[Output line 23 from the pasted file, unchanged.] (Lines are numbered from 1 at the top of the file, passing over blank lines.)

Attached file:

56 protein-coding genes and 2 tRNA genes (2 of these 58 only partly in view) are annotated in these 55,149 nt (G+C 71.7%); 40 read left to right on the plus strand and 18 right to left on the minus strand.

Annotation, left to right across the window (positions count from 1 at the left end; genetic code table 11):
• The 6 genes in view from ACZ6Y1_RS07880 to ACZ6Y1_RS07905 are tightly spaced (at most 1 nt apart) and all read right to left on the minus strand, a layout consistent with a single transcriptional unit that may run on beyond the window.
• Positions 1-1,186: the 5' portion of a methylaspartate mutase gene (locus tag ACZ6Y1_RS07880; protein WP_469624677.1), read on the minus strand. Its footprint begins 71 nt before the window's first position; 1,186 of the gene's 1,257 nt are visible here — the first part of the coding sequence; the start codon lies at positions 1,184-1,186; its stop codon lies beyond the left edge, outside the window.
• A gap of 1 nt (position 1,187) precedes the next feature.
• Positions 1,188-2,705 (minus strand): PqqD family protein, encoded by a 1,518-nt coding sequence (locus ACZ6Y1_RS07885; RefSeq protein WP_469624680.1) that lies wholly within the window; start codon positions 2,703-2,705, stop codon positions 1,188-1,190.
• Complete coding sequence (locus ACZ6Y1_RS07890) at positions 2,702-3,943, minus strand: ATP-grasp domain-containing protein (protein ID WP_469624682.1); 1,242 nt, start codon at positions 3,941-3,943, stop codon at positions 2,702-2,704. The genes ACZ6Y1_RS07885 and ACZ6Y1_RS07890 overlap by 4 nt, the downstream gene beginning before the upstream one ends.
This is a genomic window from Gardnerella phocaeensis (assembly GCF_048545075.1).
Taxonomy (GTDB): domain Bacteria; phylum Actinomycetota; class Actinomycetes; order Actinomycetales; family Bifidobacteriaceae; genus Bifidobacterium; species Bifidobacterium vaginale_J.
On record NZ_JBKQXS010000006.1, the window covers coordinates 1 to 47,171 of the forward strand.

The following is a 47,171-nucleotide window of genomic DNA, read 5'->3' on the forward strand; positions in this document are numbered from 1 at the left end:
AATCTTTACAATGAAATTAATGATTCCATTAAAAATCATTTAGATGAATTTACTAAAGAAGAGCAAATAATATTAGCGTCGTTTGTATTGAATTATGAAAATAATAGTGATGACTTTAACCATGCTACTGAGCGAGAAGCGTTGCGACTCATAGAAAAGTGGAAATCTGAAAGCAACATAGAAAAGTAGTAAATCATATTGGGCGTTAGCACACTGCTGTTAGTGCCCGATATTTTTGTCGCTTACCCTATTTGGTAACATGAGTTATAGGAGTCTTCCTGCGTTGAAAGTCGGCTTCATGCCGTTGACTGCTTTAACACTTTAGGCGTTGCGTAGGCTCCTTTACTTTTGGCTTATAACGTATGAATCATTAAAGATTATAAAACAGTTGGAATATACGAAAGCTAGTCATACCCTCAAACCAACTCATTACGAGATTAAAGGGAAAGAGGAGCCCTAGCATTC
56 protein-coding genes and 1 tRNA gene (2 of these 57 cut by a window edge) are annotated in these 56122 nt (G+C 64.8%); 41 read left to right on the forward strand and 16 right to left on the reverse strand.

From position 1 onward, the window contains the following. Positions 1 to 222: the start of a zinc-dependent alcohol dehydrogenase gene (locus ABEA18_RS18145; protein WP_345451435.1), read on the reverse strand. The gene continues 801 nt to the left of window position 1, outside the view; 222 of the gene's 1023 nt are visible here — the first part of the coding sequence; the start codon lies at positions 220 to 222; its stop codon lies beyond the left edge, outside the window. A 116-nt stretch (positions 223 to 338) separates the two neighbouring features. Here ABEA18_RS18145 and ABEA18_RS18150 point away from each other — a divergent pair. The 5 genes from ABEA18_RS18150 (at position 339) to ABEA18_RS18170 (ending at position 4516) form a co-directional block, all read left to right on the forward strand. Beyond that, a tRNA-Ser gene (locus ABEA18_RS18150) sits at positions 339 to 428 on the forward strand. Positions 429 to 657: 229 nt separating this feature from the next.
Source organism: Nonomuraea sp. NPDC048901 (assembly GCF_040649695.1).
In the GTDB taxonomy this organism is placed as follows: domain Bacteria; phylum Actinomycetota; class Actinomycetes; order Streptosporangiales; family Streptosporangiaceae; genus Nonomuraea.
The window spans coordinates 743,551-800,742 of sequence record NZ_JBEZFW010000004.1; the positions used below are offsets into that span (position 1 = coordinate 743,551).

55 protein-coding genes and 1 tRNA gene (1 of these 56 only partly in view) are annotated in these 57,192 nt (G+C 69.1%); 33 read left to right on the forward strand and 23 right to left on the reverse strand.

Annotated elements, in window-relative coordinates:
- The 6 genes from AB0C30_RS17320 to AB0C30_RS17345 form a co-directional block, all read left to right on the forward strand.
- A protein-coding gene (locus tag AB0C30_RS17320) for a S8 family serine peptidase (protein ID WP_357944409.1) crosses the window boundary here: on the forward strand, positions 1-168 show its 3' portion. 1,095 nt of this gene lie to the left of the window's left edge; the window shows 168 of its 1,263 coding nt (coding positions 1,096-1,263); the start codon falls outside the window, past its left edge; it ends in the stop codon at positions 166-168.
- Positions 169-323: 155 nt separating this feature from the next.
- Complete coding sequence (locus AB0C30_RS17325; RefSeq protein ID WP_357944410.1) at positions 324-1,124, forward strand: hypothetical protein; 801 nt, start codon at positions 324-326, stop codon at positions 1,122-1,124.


- Complete coding sequence (locus AB0C30_RS17325; RefSeq protein ID WP_357944410.1) at positions 324-1,124, forward strand: hypothetical protein; 801 nt, start codon at positions 324-326, stop codon at positions 1,122-1,124.